He he , no you don't ;)
You can easily hold a used rod with a tig glove but don't pool cue with one. The radiation from the arc is strong enough to give blisters thru a tig glove without even touching any metal. :mrgreen:
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Re: 7018 on AC

Postby MinnesotaDave » Sun Apr 23, 2017 11:58 am

AndersK wrote:He he , no you don't ;)
You can easily hold a used rod with a tig glove but don't pool cue with one. The radiation from the arc is strong enough to give blisters thru a tig glove without even touching any metal. :mrgreen:


Really he should only do this to get it started and warmed up, and then drop his hand back to the stinger in a few seconds.

The start can be really difficult with an AC buzz box.

The Century that I pictured starts them really good on DC in comparison.

If he masters arc starts on AC with that rod, he'll laugh at the simplicity of starting on DC :D
Dave J.

Beware of false knowledge; it is more dangerous than ignorance. ~George Bernard Shaw~

Airco 300 - Syncro 350
Invertec v250-s
Thermal Arc 161 and 300
MM210
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Re: 7018 on AC

Postby Popeye the old miner » Sun Apr 23, 2017 5:33 pm

I did some work in an old coal breaker about 40 years ago, all they had was an old ac welder, I couldn't even guess who made it, someone said Westinghouse built it back in the 30s, but no one knew for sure as there was no tag of any kind on it. Anyway they busted the shaker frame, it was made out of heavy 8 inch c channel might have been 3/8 thick or better when it was new. They called me up to do it since I'm a skinny little shit and no one else could fit under the shaker. One thing about coal...it corrodes steel like crazy...sulfuric acid eats it up and what is left is very difficult to weld with a good machine let alone an old antique buzzer from the stone age. They said just get it together so it will run til Friday and we will replace it Saturday...bullshit...I know how miners are I am one, they will keep fixin it til there is more repair weld metal than original steel.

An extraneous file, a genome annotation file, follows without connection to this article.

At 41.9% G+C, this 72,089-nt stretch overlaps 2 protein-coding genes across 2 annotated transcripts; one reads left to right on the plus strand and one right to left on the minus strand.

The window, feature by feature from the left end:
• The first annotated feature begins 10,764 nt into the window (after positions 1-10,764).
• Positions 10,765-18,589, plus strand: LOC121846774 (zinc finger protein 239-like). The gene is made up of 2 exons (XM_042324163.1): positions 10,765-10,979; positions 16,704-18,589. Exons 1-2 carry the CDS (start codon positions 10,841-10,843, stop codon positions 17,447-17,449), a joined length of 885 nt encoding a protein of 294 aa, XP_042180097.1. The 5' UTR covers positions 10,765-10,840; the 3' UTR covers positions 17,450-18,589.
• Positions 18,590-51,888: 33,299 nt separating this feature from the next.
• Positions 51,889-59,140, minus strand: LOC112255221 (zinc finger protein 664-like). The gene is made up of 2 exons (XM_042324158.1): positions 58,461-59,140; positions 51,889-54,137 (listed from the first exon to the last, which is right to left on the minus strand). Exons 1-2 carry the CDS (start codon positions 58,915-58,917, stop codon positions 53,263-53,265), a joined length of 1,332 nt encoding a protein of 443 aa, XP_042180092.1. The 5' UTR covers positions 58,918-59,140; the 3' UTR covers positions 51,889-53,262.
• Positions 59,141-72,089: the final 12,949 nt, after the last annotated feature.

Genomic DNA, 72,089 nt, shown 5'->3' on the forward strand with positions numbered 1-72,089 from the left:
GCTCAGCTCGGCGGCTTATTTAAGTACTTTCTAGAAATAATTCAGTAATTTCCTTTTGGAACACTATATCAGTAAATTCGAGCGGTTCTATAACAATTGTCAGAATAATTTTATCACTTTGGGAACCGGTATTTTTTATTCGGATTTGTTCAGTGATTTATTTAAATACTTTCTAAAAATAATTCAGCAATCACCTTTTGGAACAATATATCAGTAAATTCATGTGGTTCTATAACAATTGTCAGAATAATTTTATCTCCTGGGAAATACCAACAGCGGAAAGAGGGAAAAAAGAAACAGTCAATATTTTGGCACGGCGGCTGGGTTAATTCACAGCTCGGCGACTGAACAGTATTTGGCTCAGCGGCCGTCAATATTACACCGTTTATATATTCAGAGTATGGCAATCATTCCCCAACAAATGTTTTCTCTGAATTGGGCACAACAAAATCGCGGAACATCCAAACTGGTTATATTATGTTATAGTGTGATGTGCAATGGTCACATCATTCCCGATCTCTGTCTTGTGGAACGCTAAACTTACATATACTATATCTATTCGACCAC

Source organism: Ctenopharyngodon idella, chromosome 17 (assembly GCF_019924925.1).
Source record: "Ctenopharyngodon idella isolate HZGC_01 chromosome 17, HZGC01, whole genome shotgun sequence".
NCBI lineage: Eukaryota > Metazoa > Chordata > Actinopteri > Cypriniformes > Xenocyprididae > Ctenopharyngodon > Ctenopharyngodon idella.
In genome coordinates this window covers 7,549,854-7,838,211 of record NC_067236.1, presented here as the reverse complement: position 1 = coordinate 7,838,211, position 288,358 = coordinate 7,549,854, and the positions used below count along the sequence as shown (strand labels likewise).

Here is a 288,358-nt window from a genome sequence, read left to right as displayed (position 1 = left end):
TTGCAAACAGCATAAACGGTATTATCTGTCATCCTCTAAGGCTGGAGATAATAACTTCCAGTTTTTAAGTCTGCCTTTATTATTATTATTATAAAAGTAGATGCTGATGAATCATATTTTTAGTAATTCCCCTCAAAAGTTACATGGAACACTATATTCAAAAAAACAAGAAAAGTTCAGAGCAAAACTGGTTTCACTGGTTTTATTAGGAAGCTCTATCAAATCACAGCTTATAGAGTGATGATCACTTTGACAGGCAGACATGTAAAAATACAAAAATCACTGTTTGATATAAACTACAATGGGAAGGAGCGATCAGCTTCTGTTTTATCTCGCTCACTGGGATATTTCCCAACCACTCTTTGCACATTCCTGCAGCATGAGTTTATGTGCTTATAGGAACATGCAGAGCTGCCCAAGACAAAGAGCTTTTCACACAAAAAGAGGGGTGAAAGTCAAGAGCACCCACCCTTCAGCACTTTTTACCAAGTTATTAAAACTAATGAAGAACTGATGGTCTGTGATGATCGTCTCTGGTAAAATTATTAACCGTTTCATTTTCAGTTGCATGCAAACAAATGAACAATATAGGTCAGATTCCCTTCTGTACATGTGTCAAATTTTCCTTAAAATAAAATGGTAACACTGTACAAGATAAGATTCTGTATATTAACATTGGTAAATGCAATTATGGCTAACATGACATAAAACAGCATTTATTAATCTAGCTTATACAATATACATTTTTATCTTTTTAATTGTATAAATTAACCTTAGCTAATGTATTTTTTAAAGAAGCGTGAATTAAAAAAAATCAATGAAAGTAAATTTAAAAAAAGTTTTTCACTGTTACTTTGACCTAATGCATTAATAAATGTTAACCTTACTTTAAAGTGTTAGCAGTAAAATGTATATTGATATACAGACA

So I got the ol thing all lined up, dogged in place, grinded somewhat shiney and turned on the beast, crawled in side and under the shaker with a handful of 6011s and a handful of 7018s. Uriah the old bird who ran the shaker told me let me know where you want it set at I will turn it where you want it. Ok I said. I fussed a bit with some 1/8 inch 6011s til it ran good and got some steel into the shallow groove I cut with the grinder then slid out and did the same on the outside and on the flanges, then went down to the other end and repeated the process. Meanwhile I heard some smartass remarks we'll find out if this kid can weld, if he can with this ol beast we'll hire the little shit. Now one thing I learned a long time ago about 7018 rods...the next size smaller 7018 will run at just about the same setting as the larger 6011. So now I'm gonna burn 3/32 7018 over top of the 6011 root I didn't have much trouble getting it going, and I will admit I thought it was gonna be a fight but they lit up pretty quick, maybe it was the coal dirt on em who knows. Anyway it stayed together and eventually after 3 or 4 years after fixing various places on both sides of the shaker once a month or so we cut it up and built a whole new shaker water bay, got a new set of cams and bullrigged the whole damn thing in place.

Got hired on full time 2 days after that first repair and never looked back. Don't ever let anyone tell you that you cant do somethin, you never know until you try it for yourself